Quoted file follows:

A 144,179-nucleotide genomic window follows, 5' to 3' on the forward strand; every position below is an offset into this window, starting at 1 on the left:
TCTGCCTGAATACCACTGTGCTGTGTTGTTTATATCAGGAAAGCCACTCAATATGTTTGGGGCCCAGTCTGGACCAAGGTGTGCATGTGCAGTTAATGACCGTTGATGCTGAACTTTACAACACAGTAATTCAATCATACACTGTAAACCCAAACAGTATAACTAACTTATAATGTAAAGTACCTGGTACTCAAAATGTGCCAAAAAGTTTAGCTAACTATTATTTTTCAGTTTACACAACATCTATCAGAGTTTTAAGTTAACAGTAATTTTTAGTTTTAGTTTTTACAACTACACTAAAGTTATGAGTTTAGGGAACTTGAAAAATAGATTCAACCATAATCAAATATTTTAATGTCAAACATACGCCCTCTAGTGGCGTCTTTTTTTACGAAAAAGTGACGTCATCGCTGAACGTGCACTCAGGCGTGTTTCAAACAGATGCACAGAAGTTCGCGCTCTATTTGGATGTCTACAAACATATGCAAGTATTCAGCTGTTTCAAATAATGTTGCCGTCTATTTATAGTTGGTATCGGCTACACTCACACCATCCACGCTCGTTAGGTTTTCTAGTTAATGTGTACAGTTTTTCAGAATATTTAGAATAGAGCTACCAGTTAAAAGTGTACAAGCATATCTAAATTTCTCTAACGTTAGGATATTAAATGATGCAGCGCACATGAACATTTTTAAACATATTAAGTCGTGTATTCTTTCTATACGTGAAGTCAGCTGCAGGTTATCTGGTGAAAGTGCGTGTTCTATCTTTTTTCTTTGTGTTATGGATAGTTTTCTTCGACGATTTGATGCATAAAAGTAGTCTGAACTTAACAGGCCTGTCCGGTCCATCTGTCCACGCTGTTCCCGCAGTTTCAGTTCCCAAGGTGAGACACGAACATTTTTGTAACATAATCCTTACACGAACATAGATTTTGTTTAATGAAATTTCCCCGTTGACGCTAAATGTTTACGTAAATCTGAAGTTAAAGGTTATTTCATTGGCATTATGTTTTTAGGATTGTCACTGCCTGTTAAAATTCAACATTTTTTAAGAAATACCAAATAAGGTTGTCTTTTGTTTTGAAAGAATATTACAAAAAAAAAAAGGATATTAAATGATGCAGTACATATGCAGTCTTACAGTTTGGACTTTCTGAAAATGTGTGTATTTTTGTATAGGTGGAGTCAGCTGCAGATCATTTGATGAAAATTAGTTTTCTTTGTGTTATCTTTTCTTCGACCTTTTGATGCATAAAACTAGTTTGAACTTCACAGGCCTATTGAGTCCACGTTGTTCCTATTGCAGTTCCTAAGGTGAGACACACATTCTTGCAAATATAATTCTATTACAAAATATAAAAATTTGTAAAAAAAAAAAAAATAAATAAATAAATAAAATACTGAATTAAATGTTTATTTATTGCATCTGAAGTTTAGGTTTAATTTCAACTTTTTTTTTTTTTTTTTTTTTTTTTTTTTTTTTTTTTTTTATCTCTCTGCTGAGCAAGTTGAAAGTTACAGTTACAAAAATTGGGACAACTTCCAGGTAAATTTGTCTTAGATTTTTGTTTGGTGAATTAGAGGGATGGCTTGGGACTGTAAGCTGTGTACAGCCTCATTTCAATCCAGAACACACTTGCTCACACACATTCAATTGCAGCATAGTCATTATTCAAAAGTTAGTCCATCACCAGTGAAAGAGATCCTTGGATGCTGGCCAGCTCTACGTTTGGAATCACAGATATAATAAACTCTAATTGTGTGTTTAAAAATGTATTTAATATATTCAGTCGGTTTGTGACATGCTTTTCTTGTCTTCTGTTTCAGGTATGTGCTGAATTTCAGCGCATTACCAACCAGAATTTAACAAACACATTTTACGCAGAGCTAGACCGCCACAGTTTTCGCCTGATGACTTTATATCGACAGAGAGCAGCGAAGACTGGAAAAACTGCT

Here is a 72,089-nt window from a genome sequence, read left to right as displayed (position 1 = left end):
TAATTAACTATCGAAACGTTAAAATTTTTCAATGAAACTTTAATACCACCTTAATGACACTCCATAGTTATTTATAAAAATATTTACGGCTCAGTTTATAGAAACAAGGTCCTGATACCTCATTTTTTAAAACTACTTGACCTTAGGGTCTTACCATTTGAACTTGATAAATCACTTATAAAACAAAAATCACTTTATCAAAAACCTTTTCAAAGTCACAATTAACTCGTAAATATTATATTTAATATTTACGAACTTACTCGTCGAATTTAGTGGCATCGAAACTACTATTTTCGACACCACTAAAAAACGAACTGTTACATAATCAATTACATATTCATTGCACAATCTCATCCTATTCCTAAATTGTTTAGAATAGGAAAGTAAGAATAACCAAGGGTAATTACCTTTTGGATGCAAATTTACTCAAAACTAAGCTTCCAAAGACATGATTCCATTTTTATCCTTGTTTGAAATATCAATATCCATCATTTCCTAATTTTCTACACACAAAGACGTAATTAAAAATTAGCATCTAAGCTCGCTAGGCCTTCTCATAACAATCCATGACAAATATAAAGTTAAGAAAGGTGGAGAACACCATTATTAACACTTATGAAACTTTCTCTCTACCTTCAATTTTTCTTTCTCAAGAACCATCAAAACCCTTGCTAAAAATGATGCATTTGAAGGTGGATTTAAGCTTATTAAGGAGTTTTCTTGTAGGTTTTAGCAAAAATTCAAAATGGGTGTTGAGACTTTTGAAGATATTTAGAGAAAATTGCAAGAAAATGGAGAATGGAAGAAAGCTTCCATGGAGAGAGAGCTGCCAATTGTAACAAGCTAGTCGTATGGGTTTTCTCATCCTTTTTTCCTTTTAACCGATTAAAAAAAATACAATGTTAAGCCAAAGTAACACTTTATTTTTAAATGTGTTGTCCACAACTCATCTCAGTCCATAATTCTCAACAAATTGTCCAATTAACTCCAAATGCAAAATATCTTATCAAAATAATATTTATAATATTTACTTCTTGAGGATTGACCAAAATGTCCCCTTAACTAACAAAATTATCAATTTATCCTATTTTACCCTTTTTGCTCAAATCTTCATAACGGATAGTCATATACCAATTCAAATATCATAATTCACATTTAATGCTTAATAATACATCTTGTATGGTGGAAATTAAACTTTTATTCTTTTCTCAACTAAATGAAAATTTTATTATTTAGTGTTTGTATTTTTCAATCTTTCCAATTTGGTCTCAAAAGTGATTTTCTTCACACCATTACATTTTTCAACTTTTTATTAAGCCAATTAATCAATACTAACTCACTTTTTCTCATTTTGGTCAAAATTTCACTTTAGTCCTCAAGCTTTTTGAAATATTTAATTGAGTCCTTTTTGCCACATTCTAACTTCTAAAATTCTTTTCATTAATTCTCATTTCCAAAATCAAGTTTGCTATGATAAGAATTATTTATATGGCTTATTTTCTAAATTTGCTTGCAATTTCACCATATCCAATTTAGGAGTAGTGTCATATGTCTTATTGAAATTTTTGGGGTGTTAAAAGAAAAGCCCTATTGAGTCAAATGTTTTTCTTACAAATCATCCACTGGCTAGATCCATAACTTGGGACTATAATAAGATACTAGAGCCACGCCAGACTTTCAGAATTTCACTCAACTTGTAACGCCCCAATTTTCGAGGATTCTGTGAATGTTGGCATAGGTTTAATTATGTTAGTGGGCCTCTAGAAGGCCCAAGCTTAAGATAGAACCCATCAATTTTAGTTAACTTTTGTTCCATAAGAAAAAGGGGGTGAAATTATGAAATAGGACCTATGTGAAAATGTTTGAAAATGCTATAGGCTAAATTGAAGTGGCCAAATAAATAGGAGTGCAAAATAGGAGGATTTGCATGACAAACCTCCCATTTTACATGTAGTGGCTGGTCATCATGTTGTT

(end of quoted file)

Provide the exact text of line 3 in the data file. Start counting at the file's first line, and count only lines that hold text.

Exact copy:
Here is a 72,089-nt window from a genome sequence, read left to right as displayed (position 1 = left end):